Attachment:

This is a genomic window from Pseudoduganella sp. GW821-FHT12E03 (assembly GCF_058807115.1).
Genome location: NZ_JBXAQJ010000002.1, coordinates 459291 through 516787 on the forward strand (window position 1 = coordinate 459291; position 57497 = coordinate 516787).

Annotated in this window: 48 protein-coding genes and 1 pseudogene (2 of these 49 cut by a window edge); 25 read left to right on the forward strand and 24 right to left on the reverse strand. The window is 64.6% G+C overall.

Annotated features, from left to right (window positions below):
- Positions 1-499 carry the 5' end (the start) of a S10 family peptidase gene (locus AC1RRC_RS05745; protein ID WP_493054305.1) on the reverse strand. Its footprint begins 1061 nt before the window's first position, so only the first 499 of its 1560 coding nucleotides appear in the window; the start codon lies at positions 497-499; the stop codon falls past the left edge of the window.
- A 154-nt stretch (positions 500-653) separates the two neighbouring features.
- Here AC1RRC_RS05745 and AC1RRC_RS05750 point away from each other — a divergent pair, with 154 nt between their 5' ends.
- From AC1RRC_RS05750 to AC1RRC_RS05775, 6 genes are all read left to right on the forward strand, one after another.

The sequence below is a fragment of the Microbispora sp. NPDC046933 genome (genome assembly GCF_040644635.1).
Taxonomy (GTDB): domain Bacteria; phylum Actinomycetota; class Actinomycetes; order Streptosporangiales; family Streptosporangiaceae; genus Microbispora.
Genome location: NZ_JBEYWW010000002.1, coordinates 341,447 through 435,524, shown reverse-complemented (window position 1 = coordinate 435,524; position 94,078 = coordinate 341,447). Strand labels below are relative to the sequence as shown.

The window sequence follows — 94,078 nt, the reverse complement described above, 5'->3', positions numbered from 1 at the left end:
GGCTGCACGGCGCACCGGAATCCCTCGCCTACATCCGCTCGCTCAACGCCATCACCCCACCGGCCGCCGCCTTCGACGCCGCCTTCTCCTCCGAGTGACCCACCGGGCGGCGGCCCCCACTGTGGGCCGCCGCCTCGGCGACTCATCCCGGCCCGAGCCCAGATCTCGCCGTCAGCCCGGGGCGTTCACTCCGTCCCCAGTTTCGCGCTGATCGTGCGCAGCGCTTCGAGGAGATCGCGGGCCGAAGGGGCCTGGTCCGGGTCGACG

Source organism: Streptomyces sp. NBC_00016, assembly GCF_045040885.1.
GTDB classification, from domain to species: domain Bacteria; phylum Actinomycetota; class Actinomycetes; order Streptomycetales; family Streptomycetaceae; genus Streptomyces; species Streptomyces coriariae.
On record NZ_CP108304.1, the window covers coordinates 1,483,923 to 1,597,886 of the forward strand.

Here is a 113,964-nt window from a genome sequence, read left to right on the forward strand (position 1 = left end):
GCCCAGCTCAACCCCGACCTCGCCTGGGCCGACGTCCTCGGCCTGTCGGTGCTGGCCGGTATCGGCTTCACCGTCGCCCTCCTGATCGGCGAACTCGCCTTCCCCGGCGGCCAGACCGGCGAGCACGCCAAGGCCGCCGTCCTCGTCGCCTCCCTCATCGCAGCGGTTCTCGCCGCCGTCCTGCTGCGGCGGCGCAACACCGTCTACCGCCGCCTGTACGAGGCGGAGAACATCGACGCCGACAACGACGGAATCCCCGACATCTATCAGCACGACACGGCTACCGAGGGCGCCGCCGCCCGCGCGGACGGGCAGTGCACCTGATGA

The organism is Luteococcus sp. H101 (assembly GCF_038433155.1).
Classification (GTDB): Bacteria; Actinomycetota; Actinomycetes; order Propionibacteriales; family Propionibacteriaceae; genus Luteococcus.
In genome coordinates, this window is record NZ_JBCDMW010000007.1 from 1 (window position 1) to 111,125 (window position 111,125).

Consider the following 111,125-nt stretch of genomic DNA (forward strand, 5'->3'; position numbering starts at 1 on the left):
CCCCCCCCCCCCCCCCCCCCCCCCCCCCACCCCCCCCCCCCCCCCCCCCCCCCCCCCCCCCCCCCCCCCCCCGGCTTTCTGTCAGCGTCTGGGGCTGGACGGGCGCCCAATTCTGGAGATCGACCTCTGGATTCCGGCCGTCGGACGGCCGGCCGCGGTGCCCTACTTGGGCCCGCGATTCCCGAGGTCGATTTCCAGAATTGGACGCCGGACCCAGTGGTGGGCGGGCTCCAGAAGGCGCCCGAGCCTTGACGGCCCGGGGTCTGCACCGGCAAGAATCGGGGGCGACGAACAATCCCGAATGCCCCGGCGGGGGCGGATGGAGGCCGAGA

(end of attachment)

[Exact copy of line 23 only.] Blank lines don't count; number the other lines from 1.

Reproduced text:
CCCCCCCCCCCCCCCCCCCCCCCCCCCCACCCCCCCCCCCCCCCCCCCCCCCCCCCCCCCCCCCCCCCCCCCGGCTTTCTGTCAGCGTCTGGGGCTGGACGGGCGCCCAATTCTGGAGATCGACCTCTGGATTCCGGCCGTCGGACGGCCGGCCGCGGTGCCCTACTTGGGCCCGCGATTCCCGAGGTCGATTTCCAGAATTGGACGCCGGACCCAGTGGTGGGCGGGCTCCAGAAGGCGCCCGAGCCTTGACGGCCCGGGGTCTGCACCGGCAAGAATCGGGGGCGACGAACAATCCCGAATGCCCCGGCGGGGGCGGATGGAGGCCGAGA